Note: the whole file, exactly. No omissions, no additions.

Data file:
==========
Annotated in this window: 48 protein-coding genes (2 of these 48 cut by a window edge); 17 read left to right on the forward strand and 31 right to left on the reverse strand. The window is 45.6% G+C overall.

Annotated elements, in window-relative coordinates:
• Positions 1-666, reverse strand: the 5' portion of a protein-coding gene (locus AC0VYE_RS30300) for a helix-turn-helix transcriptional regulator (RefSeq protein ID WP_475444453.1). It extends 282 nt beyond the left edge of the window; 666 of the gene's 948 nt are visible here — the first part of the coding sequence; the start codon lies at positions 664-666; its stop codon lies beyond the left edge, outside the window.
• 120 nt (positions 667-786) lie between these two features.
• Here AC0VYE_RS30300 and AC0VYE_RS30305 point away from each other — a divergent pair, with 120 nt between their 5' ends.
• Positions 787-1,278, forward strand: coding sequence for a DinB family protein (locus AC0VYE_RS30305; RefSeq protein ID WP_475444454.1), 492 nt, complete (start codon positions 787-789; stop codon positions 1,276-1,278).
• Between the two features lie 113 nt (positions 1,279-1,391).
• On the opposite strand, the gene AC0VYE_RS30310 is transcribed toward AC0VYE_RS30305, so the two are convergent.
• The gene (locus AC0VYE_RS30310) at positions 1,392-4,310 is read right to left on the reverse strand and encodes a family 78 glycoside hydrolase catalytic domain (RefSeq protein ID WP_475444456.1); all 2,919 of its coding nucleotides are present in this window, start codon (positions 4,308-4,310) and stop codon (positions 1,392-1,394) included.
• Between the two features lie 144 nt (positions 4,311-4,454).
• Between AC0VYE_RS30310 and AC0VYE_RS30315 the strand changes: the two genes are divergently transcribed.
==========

Annotated in this window: 48 protein-coding genes (2 of these 48 cut by a window edge); 17 read left to right on the forward strand and 31 right to left on the reverse strand. The window is 45.6% G+C overall.

Annotated elements, in window-relative coordinates:
• Positions 1-666, reverse strand: the 5' portion of a protein-coding gene (locus AC0VYE_RS30300) for a helix-turn-helix transcriptional regulator (RefSeq protein ID WP_475444453.1). It extends 282 nt beyond the left edge of the window; 666 of the gene's 948 nt are visible here — the first part of the coding sequence; the start codon lies at positions 664-666; its stop codon lies beyond the left edge, outside the window.
• 120 nt (positions 667-786) lie between these two features.
• Here AC0VYE_RS30300 and AC0VYE_RS30305 point away from each other — a divergent pair, with 120 nt between their 5' ends.
• Positions 787-1,278, forward strand: coding sequence for a DinB family protein (locus AC0VYE_RS30305; RefSeq protein ID WP_475444454.1), 492 nt, complete (start codon positions 787-789; stop codon positions 1,276-1,278).
• Between the two features lie 113 nt (positions 1,279-1,391).
• On the opposite strand, the gene AC0VYE_RS30310 is transcribed toward AC0VYE_RS30305, so the two are convergent.
• The gene (locus AC0VYE_RS30310) at positions 1,392-4,310 is read right to left on the reverse strand and encodes a family 78 glycoside hydrolase catalytic domain (RefSeq protein ID WP_475444456.1); all 2,919 of its coding nucleotides are present in this window, start codon (positions 4,308-4,310) and stop codon (positions 1,392-1,394) included.
• Between the two features lie 144 nt (positions 4,311-4,454).
• Between AC0VYE_RS30310 and AC0VYE_RS30315 the strand changes: the two genes are divergently transcribed.